UNLV radiochemistry professor Ken Czerwinski gets DOE grant

UNLV radiochemistry professor Ken Czerwinski, right, works with Dr. James Louis-Jean, Phd radio ...

UNLV researchers are part of a team that will receive nearly $3 million in federal funding for a project focusing on the nuclear energy workforce.

The Department of Energy announced last week more than $61 million in awards for 74 projects on technology development, infrastructure improvements and career opportunities at about 40 universities.

“These awards are an investment in both the next generation of nuclear technology and the next generation of scientists and engineers,” U.S. Secretary of Energy Jennifer Granholm said in a news release. “With funding from DOE, our nation’s universities will spur innovation and keep driving us toward our carbon-free future.”

UNLV radiochemistry professor Ken Czerwinski, who has been at the university since 2004, is the principal investigator for a three-year, $2.96 million project.

“A lot of it is going to be performing a gap analysis to understand what’s the necessary workforce for future nuclear development,” he said.

A goal is to develop an understanding of the workforce needs of those building reactors and how the education system can help, Czerwinski said.

UNLV is among only about a dozen universities in the country with a radiochemistry program, which focuses on studying radioactive elements, where students can earn a doctorate, he said, noting it’s a unique niche.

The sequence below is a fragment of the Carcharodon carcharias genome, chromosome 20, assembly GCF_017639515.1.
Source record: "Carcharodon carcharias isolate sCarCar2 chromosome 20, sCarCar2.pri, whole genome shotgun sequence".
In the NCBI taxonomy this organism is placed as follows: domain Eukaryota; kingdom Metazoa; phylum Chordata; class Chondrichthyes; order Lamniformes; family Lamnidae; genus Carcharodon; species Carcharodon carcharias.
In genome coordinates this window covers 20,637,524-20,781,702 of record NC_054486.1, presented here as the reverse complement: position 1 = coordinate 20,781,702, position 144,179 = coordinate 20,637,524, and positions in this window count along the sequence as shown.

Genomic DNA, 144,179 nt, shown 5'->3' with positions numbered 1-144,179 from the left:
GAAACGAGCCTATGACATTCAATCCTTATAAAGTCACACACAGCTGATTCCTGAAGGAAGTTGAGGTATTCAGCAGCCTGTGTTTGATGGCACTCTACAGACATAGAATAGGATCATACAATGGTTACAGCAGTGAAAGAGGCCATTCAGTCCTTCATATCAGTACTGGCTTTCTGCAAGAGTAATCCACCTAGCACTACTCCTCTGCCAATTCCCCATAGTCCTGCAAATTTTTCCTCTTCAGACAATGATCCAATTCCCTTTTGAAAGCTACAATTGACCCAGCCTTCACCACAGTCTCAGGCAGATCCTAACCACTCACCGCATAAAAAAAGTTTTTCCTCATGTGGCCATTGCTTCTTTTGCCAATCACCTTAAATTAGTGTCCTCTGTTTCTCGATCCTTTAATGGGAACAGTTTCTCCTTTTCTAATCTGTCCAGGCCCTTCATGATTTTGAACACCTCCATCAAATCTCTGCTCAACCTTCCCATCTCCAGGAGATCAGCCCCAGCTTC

The university’s program also has the infrastructure to allow students to perform experiments that oftentimes universities would need to go to a national lab for instead, Czerwinski said.

As for the funded project, he said it’s exciting that it involves other UNLV disciplines, including non-science areas such as public policy.

Project collaborators include Alexander Barzilov, mechanical engineering professor at UNLV; Jaewon Lim, associate professor of public policy and leadership at UNLV; Morgan State University in Baltimore; University of Maryland; NuScale Power; and Impact Allies for research and evaluation.

The gap analysis will focus on the country as a whole, but “it really does come down to localized areas,” Czerwinski said, and what local entities can do to try to address those gaps.

It also will look at how to develop a pipeline from kindergarten through college to help develop a workforce, as well as developing educational content.

And the project will look at building an understanding of the supply and demand for workers, including how competing sectors play a role, Czerwinski said.

There are people who have technical competencies, “but there are lots of other jobs they can go into,” he said.

It’s also interesting that as a result of the COVID-19 pandemic, Czerwinski said, “a lot of the demand for the workers and supply has really changed.”

Contact Julie Wootton-Greener at jgreener@reviewjournal.com or 702-387-2921. Follow @julieswootton on Twitter.